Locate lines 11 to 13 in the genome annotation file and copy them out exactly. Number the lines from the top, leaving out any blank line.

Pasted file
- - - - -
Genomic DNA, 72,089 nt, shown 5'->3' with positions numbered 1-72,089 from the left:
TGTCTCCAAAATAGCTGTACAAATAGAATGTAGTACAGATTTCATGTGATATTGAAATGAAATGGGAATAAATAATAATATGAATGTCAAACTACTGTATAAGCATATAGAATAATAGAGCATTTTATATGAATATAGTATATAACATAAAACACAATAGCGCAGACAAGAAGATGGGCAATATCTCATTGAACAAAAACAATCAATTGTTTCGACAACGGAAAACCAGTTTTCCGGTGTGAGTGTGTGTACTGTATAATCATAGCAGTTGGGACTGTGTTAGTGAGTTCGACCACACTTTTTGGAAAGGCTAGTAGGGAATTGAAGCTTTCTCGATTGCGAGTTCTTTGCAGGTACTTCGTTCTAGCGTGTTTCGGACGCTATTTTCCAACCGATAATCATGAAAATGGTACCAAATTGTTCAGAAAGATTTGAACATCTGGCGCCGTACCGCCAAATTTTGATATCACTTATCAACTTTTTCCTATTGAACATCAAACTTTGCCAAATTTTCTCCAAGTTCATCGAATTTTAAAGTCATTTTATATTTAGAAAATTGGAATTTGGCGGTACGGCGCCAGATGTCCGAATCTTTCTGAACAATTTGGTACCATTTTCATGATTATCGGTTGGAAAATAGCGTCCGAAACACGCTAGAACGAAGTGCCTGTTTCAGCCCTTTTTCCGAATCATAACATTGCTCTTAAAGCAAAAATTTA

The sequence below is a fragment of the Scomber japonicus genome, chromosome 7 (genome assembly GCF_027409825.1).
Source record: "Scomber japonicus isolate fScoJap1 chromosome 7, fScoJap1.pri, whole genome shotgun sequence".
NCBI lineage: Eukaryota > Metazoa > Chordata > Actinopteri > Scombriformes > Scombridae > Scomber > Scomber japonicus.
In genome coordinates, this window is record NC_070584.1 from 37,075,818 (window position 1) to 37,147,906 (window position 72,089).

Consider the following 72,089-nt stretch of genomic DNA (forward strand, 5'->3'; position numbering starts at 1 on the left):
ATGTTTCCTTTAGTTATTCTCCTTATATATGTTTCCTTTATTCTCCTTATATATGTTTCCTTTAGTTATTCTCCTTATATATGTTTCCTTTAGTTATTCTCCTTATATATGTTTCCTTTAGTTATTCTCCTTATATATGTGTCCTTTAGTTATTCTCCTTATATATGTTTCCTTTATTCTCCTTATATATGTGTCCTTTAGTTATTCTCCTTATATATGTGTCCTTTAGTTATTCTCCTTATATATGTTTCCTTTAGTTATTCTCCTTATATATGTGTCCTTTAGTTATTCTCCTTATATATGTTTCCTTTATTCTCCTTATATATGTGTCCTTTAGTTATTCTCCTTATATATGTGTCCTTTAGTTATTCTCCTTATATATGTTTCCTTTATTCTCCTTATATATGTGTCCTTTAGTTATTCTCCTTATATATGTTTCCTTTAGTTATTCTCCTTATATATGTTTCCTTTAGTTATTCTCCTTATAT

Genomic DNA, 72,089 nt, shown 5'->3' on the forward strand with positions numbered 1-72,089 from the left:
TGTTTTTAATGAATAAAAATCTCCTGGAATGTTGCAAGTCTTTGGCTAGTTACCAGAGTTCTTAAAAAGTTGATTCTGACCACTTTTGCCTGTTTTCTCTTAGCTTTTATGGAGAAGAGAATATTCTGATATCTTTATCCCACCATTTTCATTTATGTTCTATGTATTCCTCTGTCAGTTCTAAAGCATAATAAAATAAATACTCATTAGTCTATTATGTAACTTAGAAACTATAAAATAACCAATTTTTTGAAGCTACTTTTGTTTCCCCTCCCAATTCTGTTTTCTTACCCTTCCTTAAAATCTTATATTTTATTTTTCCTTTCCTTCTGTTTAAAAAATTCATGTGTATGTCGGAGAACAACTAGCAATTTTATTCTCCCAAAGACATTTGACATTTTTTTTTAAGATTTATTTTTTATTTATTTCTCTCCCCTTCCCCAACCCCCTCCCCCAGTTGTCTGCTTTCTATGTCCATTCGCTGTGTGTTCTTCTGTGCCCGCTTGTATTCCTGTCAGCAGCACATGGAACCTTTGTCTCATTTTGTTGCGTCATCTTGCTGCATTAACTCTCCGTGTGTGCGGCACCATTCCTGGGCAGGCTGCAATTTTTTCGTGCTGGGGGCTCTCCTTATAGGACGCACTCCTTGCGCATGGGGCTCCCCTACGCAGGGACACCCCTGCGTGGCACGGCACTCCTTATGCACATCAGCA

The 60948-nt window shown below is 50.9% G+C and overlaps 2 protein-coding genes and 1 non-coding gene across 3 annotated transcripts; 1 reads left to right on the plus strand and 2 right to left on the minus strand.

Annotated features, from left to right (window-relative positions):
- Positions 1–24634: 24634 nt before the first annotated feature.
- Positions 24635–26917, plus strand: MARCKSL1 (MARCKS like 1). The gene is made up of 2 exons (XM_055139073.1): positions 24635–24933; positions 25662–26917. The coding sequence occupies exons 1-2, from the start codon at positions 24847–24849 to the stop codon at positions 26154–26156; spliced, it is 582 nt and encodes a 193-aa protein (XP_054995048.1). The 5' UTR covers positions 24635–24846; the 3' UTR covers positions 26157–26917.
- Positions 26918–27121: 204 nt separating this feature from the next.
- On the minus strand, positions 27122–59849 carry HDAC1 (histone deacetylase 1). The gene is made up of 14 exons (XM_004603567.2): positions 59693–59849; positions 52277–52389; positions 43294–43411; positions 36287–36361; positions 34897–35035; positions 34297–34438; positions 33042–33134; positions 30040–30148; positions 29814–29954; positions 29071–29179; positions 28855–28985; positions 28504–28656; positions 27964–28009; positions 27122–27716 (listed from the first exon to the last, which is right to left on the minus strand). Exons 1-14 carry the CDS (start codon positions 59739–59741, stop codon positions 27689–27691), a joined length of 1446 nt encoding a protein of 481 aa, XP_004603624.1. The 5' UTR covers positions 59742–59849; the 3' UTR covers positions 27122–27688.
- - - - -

The 60948-nt window shown below is 50.9% G+C and overlaps 2 protein-coding genes and 1 non-coding gene across 3 annotated transcripts; 1 reads left to right on the plus strand and 2 right to left on the minus strand.

Annotated features, from left to right (window-relative positions):
- Positions 1–24634: 24634 nt before the first annotated feature.